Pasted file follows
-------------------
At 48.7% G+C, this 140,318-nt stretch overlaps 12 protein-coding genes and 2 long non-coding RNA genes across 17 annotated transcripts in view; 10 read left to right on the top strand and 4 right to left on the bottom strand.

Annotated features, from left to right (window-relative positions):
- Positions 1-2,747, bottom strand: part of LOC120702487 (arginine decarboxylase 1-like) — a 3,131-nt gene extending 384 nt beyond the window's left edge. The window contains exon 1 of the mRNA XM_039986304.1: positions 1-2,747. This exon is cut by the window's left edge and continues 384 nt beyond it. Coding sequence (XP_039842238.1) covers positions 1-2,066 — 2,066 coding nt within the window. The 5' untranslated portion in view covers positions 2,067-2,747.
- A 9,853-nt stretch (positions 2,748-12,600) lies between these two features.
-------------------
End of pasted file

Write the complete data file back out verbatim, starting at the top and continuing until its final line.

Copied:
At 48.7% G+C, this 140,318-nt stretch overlaps 12 protein-coding genes and 2 long non-coding RNA genes across 17 annotated transcripts in view; 10 read left to right on the top strand and 4 right to left on the bottom strand.

Annotated features, from left to right (window-relative positions):
- Positions 1-2,747, bottom strand: part of LOC120702487 (arginine decarboxylase 1-like) — a 3,131-nt gene extending 384 nt beyond the window's left edge. The window contains exon 1 of the mRNA XM_039986304.1: positions 1-2,747. This exon is cut by the window's left edge and continues 384 nt beyond it. Coding sequence (XP_039842238.1) covers positions 1-2,066 — 2,066 coding nt within the window. The 5' untranslated portion in view covers positions 2,067-2,747.
- A 9,853-nt stretch (positions 2,748-12,600) lies between these two features.